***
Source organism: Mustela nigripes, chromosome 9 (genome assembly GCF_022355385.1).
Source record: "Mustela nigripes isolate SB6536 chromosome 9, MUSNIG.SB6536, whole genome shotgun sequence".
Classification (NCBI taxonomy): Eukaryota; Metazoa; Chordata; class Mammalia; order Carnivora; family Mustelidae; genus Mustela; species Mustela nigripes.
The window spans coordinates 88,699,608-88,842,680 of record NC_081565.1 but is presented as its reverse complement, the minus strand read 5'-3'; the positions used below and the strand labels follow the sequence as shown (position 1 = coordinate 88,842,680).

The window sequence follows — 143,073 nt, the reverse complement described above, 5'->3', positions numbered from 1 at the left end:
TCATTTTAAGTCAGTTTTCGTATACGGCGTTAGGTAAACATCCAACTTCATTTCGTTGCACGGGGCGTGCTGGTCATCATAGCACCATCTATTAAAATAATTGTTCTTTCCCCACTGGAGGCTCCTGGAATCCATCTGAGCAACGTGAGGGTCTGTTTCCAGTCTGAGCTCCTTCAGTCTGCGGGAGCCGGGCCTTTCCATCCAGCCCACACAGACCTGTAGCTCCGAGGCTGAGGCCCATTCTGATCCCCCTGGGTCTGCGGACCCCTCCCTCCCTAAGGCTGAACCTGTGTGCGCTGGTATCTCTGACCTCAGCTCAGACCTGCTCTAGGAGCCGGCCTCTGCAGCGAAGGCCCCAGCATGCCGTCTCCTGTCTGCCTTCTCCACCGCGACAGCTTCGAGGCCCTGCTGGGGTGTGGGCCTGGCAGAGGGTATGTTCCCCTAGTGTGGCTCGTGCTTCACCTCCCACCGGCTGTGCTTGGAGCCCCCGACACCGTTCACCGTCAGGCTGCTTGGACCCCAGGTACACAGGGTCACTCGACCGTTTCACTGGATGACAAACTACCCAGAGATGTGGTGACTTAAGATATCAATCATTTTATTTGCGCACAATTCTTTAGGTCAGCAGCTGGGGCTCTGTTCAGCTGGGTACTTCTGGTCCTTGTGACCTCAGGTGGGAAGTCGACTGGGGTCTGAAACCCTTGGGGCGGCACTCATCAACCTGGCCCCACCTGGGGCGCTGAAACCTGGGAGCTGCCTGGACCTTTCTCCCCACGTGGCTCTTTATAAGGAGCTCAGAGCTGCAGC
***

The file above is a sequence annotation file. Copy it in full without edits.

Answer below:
Source organism: Mustela nigripes, chromosome 9 (genome assembly GCF_022355385.1).
Source record: "Mustela nigripes isolate SB6536 chromosome 9, MUSNIG.SB6536, whole genome shotgun sequence".
Classification (NCBI taxonomy): Eukaryota; Metazoa; Chordata; class Mammalia; order Carnivora; family Mustelidae; genus Mustela; species Mustela nigripes.
The window spans coordinates 88,699,608-88,842,680 of record NC_081565.1 but is presented as its reverse complement, the minus strand read 5'-3'; the positions used below and the strand labels follow the sequence as shown (position 1 = coordinate 88,842,680).

The window sequence follows — 143,073 nt, the reverse complement described above, 5'->3', positions numbered from 1 at the left end:
TCATTTTAAGTCAGTTTTCGTATACGGCGTTAGGTAAACATCCAACTTCATTTCGTTGCACGGGGCGTGCTGGTCATCATAGCACCATCTATTAAAATAATTGTTCTTTCCCCACTGGAGGCTCCTGGAATCCATCTGAGCAACGTGAGGGTCTGTTTCCAGTCTGAGCTCCTTCAGTCTGCGGGAGCCGGGCCTTTCCATCCAGCCCACACAGACCTGTAGCTCCGAGGCTGAGGCCCATTCTGATCCCCCTGGGTCTGCGGACCCCTCCCTCCCTAAGGCTGAACCTGTGTGCGCTGGTATCTCTGACCTCAGCTCAGACCTGCTCTAGGAGCCGGCCTCTGCAGCGAAGGCCCCAGCATGCCGTCTCCTGTCTGCCTTCTCCACCGCGACAGCTTCGAGGCCCTGCTGGGGTGTGGGCCTGGCAGAGGGTATGTTCCCCTAGTGTGGCTCGTGCTTCACCTCCCACCGGCTGTGCTTGGAGCCCCCGACACCGTTCACCGTCAGGCTGCTTGGACCCCAGGTACACAGGGTCACTCGACCGTTTCACTGGATGACAAACTACCCAGAGATGTGGTGACTTAAGATATCAATCATTTTATTTGCGCACAATTCTTTAGGTCAGCAGCTGGGGCTCTGTTCAGCTGGGTACTTCTGGTCCTTGTGACCTCAGGTGGGAAGTCGACTGGGGTCTGAAACCCTTGGGGCGGCACTCATCAACCTGGCCCCACCTGGGGCGCTGAAACCTGGGAGCTGCCTGGACCTTTCTCCCCACGTGGCTCTTTATAAGGAGCTCAGAGCTGCAGC